And the word hit me:

Joy.

Gaultier’s work is full of joy.

Gaultier sailor suit dressThat’s the place where discipline and frivolity connect. The willingness to devote hundreds of hours to a single gown whose design is based on sailor suits? That’s joy. It’s the willingness to see life as absurd — and to throw yourself into it headfirst, and participate in it as thoroughly as you can. Not just in defiance of its absurdity… but in a passionate, delighted embrace of it.

It was exquisite. It was inspiring. It made me laugh out loud — something that doesn’t happen too often in art galleries. And it’s going to stay with me for a long, long time.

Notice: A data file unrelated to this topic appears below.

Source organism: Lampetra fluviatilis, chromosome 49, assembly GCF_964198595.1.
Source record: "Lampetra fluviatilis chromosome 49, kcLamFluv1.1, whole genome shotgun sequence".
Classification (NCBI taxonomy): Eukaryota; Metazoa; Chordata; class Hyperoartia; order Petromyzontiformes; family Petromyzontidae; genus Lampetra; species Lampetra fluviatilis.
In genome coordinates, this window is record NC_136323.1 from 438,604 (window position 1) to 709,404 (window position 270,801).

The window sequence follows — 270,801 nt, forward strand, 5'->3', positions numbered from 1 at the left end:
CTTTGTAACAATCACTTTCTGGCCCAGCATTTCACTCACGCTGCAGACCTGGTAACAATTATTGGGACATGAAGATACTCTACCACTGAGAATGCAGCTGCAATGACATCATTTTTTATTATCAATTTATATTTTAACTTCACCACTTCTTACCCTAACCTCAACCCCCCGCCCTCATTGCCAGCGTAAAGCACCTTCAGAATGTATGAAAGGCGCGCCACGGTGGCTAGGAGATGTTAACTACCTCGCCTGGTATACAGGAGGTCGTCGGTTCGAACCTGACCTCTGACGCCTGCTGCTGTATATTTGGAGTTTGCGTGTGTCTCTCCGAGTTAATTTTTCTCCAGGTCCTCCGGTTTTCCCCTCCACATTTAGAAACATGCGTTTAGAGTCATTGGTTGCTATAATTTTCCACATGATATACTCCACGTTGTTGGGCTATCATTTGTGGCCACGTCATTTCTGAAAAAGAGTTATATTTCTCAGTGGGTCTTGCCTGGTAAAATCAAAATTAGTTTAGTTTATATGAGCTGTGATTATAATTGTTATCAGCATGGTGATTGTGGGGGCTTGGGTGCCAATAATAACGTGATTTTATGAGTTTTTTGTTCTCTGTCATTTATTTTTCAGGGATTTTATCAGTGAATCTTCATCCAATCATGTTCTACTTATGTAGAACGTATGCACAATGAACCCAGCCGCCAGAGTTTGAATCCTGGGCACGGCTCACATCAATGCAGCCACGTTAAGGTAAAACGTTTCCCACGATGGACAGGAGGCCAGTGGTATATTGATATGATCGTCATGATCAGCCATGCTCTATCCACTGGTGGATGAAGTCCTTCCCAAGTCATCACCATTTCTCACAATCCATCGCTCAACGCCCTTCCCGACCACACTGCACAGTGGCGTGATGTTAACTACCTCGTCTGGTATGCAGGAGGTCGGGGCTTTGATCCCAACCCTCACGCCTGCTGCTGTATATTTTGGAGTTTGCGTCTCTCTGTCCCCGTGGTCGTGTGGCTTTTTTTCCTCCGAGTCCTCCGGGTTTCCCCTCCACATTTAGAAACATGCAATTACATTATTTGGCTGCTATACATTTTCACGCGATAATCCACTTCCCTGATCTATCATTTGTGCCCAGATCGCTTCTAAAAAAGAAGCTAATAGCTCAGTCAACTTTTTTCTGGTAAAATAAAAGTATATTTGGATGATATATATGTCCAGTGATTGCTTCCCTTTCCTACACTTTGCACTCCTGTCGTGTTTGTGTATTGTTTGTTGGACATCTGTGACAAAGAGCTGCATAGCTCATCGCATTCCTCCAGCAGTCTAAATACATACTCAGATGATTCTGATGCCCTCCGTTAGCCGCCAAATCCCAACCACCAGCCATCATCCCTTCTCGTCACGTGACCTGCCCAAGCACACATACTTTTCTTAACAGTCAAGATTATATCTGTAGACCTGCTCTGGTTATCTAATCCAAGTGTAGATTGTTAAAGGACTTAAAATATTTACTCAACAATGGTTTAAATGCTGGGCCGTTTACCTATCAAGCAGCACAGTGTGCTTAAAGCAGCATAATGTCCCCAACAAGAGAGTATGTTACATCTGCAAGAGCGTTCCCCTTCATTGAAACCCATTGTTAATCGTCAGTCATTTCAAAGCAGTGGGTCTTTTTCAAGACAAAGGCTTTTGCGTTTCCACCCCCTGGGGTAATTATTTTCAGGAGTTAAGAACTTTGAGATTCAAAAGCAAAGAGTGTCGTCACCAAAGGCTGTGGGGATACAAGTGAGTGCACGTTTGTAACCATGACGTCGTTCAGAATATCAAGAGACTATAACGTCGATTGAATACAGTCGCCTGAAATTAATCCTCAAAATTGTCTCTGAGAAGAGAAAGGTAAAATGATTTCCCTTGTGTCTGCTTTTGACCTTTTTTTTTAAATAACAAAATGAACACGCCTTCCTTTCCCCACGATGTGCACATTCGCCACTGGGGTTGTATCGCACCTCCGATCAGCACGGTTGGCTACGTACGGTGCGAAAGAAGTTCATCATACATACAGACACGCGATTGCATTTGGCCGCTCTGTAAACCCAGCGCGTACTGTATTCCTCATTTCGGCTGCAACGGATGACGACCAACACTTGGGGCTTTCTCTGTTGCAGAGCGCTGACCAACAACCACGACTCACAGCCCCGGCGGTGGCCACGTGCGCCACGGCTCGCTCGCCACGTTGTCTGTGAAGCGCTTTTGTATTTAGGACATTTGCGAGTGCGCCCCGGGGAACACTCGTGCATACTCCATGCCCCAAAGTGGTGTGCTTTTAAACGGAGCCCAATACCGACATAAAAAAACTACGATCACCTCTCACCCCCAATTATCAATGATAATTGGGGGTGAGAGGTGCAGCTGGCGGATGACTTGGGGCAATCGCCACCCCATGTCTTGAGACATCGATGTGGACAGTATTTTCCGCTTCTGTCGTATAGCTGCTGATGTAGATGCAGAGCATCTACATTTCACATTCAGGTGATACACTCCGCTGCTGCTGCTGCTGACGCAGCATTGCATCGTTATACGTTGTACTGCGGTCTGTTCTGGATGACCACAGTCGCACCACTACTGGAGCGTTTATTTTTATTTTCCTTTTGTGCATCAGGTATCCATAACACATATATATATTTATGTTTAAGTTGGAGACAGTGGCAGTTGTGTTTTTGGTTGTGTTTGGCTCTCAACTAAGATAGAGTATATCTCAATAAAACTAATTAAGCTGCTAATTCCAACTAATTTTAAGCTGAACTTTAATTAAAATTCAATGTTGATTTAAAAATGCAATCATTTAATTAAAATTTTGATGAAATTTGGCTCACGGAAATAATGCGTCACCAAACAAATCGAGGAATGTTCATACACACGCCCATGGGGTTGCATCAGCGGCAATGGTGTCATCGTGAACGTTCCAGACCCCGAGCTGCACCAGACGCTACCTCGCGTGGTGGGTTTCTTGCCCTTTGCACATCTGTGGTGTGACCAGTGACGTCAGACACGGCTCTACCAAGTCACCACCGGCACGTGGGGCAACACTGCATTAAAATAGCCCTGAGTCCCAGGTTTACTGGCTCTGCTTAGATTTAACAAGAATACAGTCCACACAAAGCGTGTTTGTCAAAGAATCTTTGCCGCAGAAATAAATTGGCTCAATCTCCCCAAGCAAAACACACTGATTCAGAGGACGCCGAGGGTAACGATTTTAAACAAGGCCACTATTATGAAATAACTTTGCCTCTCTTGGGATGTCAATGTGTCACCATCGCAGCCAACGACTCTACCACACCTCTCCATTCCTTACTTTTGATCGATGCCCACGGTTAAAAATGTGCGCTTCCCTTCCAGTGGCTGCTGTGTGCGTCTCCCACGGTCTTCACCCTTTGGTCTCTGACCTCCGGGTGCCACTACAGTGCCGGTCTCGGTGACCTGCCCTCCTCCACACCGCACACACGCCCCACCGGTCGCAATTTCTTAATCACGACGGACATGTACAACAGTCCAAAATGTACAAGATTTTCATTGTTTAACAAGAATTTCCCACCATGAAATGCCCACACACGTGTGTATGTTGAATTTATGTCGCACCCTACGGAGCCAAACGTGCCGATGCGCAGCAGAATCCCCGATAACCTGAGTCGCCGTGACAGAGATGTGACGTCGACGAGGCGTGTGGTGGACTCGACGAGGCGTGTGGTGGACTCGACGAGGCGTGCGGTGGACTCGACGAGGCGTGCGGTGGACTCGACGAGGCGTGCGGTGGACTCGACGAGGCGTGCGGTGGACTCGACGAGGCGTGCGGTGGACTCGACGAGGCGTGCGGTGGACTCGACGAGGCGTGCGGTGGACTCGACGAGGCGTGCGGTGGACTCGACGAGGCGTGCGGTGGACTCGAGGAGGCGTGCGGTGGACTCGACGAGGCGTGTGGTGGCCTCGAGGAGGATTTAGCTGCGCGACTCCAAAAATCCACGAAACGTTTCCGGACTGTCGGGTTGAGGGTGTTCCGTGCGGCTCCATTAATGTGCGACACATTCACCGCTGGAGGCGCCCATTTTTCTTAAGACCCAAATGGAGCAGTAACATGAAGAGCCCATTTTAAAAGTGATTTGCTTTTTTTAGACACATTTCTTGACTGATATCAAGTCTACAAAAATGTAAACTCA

The Fashion World of Jean Paul Gaultier: From the Sidewalk to the Catwalk. At the de Young museum in San Francisco, through August 19.

Gaultier striped cape with hood

Gaultier sailor suit dress

Gaultier sailor suit dress

Other Gaultier sailor suit dress

Gaultier head to foot houndstooth outfit

Gaultier body suits with blood vessels and muscles

Gaultier menswear with bustle

Gaultier metal corset

Gaultier pony play tableaux

Gaultier corset with "tattoo" stockings

Gaultier boudoir collection

Gaultier black gown over white with white fuzzy hat

Gaultier crocheted dress

Gaultier crocheted dress

Gaultier gown with headdress

Gaultier gown with halo

Gaultier gown with halo

Gaultier dresses with colored ropes

Comments

  1. says